Óláfs saga Tryggvasonar

Óláfs saga Tryggvasonar is the name of several kings' sagas on the life of Óláfr Tryggvason, a 10th century Norwegian king.

Latin versions were written by Oddr Snorrason, and by Gunnlaugr Leifsson; both are now lost, but are thought to survive in Norse transcriptions including that recorded by Snorri Sturluson in Heimskringla; the most detailed version is Óláfs saga Tryggvasonar en mesta [The Greatest Saga of Óláfr Tryggvason], found in the Flateyjarbók, Bergsbók, and other manuscripts.


There are several versions of the saga, some now lost. It is thought that both Snorri Sturluson (in the Heimskringla) and the author of Óláfs saga Tryggvasonar en mesta made use of Oddr Snorrason's 12th century latin version work.

It is difficult to tell how closely the Old Norse translation(s) of Oddr's Óláfs saga resembles the Latin original but it clearly owes a debt to hagiography, presenting King Óláfr as the apostle to the Norwegians.[1]

Oddr SnorrasonEdit

An account of Olaf's life (Óláfs saga Tryggvasonar) was recorded by Oddr Snorrason in the 12th century in latin. The work is considered to be the first full length icelandic saga.[2]

Its subject is the 10th-century Norwegian king Óláfr Tryggvason. The original work has been almost completely lost but a translation into Old Norse is preserved in two nearly complete versions and a fragment of a third. Oddr made use of previous written works including those of Sæmundr fróði and Ari Þorgilsson as well as Acta sanctorum in Selio and possibly Historia de Antiquitate Regum Norwagiensium.[3]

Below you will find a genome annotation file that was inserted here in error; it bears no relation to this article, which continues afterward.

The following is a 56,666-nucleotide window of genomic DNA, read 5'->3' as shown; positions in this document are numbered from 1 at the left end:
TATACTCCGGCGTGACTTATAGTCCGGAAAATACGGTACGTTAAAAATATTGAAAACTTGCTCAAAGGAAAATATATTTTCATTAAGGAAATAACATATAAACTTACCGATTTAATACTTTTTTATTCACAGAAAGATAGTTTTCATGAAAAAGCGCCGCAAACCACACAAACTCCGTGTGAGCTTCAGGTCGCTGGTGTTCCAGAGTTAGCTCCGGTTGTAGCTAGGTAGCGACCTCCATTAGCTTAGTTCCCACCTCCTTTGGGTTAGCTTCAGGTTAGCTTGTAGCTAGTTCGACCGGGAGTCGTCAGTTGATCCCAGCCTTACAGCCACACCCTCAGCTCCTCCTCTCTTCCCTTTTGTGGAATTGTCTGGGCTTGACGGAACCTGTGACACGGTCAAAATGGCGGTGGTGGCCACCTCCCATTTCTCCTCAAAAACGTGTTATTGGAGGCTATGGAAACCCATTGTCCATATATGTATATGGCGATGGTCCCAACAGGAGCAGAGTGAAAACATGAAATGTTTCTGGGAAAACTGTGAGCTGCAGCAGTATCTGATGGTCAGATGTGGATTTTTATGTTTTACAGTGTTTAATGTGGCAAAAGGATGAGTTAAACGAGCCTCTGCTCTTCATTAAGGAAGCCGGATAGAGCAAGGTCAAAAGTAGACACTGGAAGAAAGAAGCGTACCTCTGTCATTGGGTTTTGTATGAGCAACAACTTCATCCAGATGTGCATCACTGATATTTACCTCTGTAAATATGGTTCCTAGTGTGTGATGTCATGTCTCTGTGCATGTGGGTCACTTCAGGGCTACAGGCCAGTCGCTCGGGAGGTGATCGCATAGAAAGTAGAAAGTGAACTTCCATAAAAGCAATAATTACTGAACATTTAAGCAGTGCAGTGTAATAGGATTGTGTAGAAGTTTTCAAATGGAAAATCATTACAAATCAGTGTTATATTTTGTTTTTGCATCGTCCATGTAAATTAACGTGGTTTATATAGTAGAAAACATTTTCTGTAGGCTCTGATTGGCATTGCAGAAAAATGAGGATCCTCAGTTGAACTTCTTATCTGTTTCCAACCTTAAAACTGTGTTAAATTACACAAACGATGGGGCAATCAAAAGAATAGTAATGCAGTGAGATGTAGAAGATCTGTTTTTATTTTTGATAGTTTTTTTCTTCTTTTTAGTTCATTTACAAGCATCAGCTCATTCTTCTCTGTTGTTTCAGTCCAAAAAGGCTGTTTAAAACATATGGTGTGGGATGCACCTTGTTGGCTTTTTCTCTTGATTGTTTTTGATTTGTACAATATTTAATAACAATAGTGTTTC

Gunnlaugr LeifssonEdit

Gunnlaugr Leifsson also composed a Latin biography of Óláfr Tryggvason. This work is now lost but it is believed to have been an expansion of the Latin Óláfs saga Tryggvasonar written by his monastic brother, Oddr Snorrason. Snorri Sturluson made use of Gunnlaugr's work when composing his Heimskringla and sections of Gunnlaugr's work were incorporated into Óláfs saga Tryggvasonar en mesta.[4] Some parts are also thought to survive in Vatnsdæla saga.[2]


Oddr Snorrason's version is thought to be a source for the account of Óláfs Tryggvasonar in the early 13th century Fagrskinna.[2]


Óláfs saga Tryggvasonar is recorded in the c.1230s Heimskringla by Snorri Sturluson.

Óláfs saga Tryggvasonar en mestaEdit

The Óláfs saga Tryggvasonar en mesta also known as Mesta or the Greatest Saga of Óláfr Tryggvason is an extended biography of Óláfr Tryggvason.

The work was compiled c. 1300.[2]

It contains detail on the conversion (to christianity) of the king Óláfr Tryggvason and of the skald Hallfreðr vandræðaskáld. The work uses Snorri Sturluson's Heimskringla, with increased narrative detail, including information from the saga 'biographies' by both Oddr Snorrason and Gunnlaugr Leifsson, and other works.


A version of the Mesta (Óláfs saga Tryggvasonar en mesta) is recorded in the Flateyjarbók of c.1390.

See alsoEdit



  • Simpson, Jacqueline (2004) [1973], Newall, Venetia (ed.), "Olaf Tryggvason versus the Powers of Darkness", The Witch Figure: Folklore Essays by a Group of Scholars in England Honouring the 75th Birthday of Katherine M Briggs, Routledge, pp. 165–187, ISBN 0-415-33074-2
  • Hoops, Johannes, ed. (2003), Reallexikon der germanischen Altertumskunde, 22, Walter de Gruyter, ISBN 3-11-017351-4
  • Jakobsson, Ármann; Jakobsson, Sverrir, eds. (2017), The Routledge Research Companion to the Medieval Icelandic Sagas


Oddr Snorrason
  • AM 310 4to
  • Stock. Perg. 4to no. 18
  • Uppsala University Library, DG 4-7
Óláfs saga Tryggvasonar en mesta


Oddr Snorrason
Óláfs saga Tryggvasonar en mesta
  • Finnur Jónsson, ed. (1930). Flateyjarbók (Codex Flateyensis: MS No 1005 fol. in the Old Royal Collection in the Royal Library of Copenhagen. Copenhagen: Levin & Munksgaard.
  • Lindblad, Gustaf, ed. (1963). Bergsbók: Perg. fol. nr. 1 in the Royal Library, Stockholm. Copenhagen: Rosenhilde and Bagger.
  • Ólafur Halldórsson, ed. (1958–61). Ólafs saga Tryggvasonar en mesta. Editiones Arnamagnæanæ, Ser. A. Volumes 1-2. Copenhagen: Munksgaard. pp. 313–322.
  • Ólafur Halldórsson, ed. (1982). The great saga of Olaf Tryggvason and Olaf the Saint: AM 61 fol. Copenhagen: Rosenkilde and Bagger.


Oddr Snorrason